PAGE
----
It is our first morning back at the office after the Labor Day Holiday. My assistant started her daily routine per habit by listening to her voice mail. The first message left by a patient was a description of his progress since undergoing a bone marrow aspirate stem cell procedure for Avascular Necrosis  of his left hip and secondary osteoarthritis. “Yesterday was the first day in a year that I was able to flex and rotate my hip enough to put on my pants naturally and cut my own toe nails”. These are activities we take for granted but when a 40 year old requires assistance and adaptive measures to complete activities of daily living, the restoration of independence is a big deal. His next goal, return to senior hockey.

Might Bone Marrow derived stem cells eliminate or at least postpone a knee replacement?

We left for Wisconsin to enjoy a four-day holiday cycling and fly fishing. My wife planned to work on her lapidary and silversmith projects while B. and I would ride and test the Southwestern Wisconsin spring creeks. The county highways in  The Driftless area below Lacrosse and just east of the Mississippi are pretty much free of traffic and the region has countless spring creeks loaded with trout. It is fairly common to log cumulative elevations of 2,000 feet over a three hour, 35 mile ride. On Thursday, Friday and Sunday, we rode; Saturday was set aside for fishing. When you wade the spring creeks, it is fairly arduous as you have to constantly climb up and down the stream banks or fight the silt build up in a particular stream. The biking was fabulous and the weather most cooperative; I am sorry to report it was fishing and not catching. The heat and draught in effect since late June have taken their tolls on what started out as a great season of trout fishing.  What does all this have to do with stem cells and knee replacements? I have been looking after arthritis in B’s knee for many years. While he has “bone on bone” and occasional instability, the initial cortisone injections followed by several viscosupplementation series and then PRP when the latter became available have kept him cycling and skiing. The most recent approach has been a Concentrated-Stem Cell Plasma injection and there are few within 35 years of age who could keep up with us. I have age related, moderately arthritic knees, having undergone bilateral arthroscopic meniscectomy ten years ago but I have no problems as long as I watch my weight and do my fitness training. B. has an advanced osteoarthritis of a knee but I struggle to keep up with him. ( I do throw a better fly). He has no plans for surgery even though his X-ray couldn’t be worse. This fall after the weather curtails cycling, he will undergo a bone marrow aspirate stem cell procedure and we will start training for the ski season.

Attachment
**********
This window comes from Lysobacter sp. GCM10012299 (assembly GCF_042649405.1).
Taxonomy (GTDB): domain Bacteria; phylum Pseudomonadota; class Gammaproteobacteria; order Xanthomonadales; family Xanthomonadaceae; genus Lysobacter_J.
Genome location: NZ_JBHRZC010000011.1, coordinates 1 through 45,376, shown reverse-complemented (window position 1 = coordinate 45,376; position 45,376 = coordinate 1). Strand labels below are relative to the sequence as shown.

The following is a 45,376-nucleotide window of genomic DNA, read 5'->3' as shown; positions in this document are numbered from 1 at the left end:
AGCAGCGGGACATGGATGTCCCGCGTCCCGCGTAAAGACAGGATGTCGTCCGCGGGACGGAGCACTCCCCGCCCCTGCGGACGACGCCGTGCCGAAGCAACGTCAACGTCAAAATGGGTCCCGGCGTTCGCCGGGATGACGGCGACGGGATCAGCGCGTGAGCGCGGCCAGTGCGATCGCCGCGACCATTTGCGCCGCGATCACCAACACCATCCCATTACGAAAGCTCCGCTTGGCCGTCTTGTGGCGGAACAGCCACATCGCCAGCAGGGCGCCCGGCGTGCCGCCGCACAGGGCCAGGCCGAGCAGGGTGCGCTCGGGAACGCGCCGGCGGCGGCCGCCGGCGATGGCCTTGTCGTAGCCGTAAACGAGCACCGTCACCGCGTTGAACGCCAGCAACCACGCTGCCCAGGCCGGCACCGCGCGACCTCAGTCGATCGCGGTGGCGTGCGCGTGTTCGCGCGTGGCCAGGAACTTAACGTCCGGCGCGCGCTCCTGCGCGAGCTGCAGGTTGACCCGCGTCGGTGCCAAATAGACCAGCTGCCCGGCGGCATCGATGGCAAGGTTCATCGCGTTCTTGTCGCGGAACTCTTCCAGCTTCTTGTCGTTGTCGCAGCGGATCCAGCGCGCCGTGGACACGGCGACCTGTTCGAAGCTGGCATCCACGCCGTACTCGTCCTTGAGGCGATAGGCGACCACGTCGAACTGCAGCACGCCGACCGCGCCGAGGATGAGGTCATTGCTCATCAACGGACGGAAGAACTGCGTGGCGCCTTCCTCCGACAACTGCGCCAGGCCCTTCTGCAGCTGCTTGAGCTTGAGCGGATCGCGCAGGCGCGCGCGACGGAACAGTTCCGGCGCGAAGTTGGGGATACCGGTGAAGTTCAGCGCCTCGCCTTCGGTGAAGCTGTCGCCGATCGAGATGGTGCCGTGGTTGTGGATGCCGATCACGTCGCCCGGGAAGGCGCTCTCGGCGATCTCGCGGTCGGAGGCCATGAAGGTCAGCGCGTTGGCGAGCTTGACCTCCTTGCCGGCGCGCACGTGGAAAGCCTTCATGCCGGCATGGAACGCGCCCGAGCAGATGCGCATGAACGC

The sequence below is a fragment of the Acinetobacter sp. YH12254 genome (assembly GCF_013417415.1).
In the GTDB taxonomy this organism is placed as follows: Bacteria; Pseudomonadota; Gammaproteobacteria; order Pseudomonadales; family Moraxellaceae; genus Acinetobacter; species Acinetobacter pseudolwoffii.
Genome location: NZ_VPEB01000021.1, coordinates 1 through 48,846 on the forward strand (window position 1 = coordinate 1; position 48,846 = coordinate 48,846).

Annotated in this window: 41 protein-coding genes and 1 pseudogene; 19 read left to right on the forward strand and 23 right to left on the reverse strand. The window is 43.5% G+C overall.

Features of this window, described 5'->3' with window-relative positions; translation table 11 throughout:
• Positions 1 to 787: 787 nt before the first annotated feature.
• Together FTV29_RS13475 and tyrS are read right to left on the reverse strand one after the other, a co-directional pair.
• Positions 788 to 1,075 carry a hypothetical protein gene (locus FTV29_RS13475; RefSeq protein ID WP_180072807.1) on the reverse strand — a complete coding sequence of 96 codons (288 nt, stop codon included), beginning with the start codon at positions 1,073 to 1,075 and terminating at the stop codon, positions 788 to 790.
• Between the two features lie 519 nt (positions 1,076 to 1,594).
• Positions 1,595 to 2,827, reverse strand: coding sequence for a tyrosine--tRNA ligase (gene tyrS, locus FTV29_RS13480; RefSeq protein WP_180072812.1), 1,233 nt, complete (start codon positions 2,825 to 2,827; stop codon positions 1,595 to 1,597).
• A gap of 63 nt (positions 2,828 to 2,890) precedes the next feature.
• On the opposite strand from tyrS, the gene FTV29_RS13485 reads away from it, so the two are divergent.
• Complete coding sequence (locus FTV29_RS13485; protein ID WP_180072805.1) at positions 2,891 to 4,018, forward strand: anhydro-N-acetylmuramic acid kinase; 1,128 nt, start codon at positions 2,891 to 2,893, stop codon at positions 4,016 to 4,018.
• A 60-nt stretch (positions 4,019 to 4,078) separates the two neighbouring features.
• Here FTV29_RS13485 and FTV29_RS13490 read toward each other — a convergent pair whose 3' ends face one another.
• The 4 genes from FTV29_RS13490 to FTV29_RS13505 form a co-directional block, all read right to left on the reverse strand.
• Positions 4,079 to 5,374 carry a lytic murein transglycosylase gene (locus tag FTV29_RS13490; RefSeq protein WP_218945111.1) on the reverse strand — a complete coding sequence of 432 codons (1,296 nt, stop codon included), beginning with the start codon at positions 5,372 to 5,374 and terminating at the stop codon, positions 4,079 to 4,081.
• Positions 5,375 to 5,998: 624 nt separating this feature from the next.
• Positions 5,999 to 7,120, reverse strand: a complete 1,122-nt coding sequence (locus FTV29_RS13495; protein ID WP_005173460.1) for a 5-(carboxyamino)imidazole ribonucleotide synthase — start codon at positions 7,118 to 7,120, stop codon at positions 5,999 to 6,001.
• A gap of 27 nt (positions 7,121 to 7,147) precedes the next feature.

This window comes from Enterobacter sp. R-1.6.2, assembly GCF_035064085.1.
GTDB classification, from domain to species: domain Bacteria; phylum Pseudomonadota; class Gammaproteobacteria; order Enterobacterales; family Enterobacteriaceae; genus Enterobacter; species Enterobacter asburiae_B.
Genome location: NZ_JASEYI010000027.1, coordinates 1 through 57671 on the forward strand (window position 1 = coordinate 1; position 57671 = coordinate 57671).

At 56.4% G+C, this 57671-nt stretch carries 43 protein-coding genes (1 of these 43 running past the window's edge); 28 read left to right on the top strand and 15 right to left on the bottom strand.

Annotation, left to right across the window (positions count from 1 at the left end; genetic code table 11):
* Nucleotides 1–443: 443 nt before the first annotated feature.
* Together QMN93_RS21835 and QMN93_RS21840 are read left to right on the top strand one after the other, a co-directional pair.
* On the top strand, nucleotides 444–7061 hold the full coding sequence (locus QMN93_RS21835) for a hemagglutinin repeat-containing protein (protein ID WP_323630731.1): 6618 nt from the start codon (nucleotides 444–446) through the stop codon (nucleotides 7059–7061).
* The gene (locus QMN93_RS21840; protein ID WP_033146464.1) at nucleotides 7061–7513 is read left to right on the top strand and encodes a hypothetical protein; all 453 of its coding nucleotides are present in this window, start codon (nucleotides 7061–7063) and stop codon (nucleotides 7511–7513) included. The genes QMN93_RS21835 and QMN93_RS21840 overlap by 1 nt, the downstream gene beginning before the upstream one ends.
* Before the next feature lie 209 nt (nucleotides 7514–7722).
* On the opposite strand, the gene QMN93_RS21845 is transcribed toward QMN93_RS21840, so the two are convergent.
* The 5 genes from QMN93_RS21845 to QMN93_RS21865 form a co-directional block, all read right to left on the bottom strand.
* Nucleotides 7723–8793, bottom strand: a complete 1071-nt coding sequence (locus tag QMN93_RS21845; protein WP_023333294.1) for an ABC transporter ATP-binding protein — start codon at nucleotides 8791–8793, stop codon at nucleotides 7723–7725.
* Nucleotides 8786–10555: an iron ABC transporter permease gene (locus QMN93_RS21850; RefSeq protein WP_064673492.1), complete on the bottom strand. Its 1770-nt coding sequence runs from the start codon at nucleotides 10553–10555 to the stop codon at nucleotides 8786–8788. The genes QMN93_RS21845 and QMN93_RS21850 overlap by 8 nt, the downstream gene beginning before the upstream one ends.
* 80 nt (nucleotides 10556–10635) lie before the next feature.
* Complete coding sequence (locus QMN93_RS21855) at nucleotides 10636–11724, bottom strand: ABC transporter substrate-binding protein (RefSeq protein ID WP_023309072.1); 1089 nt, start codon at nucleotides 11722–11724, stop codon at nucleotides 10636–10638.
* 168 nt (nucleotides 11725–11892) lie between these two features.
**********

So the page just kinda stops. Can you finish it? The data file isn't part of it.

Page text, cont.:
Mitchell B. Sheinkop, M.D.

1565 N. LaSalle Street

Chicago, Illinois 60610

847-390-7666

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